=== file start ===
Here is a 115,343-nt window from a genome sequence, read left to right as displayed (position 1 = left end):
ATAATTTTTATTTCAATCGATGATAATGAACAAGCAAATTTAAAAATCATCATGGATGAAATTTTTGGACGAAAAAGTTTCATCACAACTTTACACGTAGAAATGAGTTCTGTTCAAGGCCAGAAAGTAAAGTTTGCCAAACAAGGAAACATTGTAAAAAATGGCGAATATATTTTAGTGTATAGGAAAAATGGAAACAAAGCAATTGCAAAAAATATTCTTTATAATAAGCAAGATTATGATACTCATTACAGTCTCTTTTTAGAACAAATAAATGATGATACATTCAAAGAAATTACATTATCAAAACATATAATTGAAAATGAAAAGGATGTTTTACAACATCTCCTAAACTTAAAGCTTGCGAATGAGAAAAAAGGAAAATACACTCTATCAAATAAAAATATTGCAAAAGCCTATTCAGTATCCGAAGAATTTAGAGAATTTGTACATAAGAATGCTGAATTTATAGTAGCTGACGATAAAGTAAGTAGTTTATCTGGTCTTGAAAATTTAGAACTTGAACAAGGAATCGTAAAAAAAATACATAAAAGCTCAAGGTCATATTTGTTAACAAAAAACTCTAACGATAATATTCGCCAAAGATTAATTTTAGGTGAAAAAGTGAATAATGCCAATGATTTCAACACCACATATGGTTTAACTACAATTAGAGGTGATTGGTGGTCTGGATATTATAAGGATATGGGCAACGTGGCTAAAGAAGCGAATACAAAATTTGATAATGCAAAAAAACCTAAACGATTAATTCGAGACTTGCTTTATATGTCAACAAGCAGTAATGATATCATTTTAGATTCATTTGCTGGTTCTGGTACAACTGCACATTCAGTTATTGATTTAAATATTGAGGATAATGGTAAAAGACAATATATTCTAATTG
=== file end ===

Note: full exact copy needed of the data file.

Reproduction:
Here is a 115,343-nt window from a genome sequence, read left to right as displayed (position 1 = left end):
ATAATTTTTATTTCAATCGATGATAATGAACAAGCAAATTTAAAAATCATCATGGATGAAATTTTTGGACGAAAAAGTTTCATCACAACTTTACACGTAGAAATGAGTTCTGTTCAAGGCCAGAAAGTAAAGTTTGCCAAACAAGGAAACATTGTAAAAAATGGCGAATATATTTTAGTGTATAGGAAAAATGGAAACAAAGCAATTGCAAAAAATATTCTTTATAATAAGCAAGATTATGATACTCATTACAGTCTCTTTTTAGAACAAATAAATGATGATACATTCAAAGAAATTACATTATCAAAACATATAATTGAAAATGAAAAGGATGTTTTACAACATCTCCTAAACTTAAAGCTTGCGAATGAGAAAAAAGGAAAATACACTCTATCAAATAAAAATATTGCAAAAGCCTATTCAGTATCCGAAGAATTTAGAGAATTTGTACATAAGAATGCTGAATTTATAGTAGCTGACGATAAAGTAAGTAGTTTATCTGGTCTTGAAAATTTAGAACTTGAACAAGGAATCGTAAAAAAAATACATAAAAGCTCAAGGTCATATTTGTTAACAAAAAACTCTAACGATAATATTCGCCAAAGATTAATTTTAGGTGAAAAAGTGAATAATGCCAATGATTTCAACACCACATATGGTTTAACTACAATTAGAGGTGATTGGTGGTCTGGATATTATAAGGATATGGGCAACGTGGCTAAAGAAGCGAATACAAAATTTGATAATGCAAAAAAACCTAAACGATTAATTCGAGACTTGCTTTATATGTCAACAAGCAGTAATGATATCATTTTAGATTCATTTGCTGGTTCTGGTACAACTGCACATTCAGTTATTGATTTAAATATTGAGGATAATGGTAAAAGACAATATATTCTAATTG